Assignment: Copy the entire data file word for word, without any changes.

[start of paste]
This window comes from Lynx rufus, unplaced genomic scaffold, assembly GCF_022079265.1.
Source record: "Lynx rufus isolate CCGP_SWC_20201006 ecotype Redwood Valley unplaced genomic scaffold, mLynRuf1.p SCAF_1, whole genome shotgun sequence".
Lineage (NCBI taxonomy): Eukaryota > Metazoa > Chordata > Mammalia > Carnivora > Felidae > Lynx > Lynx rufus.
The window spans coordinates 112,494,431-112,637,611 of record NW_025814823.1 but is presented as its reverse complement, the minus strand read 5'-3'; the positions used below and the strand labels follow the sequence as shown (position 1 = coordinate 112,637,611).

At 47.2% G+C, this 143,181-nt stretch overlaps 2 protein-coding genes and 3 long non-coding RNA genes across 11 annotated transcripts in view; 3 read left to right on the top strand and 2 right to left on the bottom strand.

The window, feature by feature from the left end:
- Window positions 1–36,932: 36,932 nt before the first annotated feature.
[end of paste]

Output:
This window comes from Lynx rufus, unplaced genomic scaffold, assembly GCF_022079265.1.
Source record: "Lynx rufus isolate CCGP_SWC_20201006 ecotype Redwood Valley unplaced genomic scaffold, mLynRuf1.p SCAF_1, whole genome shotgun sequence".
Lineage (NCBI taxonomy): Eukaryota > Metazoa > Chordata > Mammalia > Carnivora > Felidae > Lynx > Lynx rufus.
The window spans coordinates 112,494,431-112,637,611 of record NW_025814823.1 but is presented as its reverse complement, the minus strand read 5'-3'; the positions used below and the strand labels follow the sequence as shown (position 1 = coordinate 112,637,611).

At 47.2% G+C, this 143,181-nt stretch overlaps 2 protein-coding genes and 3 long non-coding RNA genes across 11 annotated transcripts in view; 3 read left to right on the top strand and 2 right to left on the bottom strand.

The window, feature by feature from the left end:
- Window positions 1–36,932: 36,932 nt before the first annotated feature.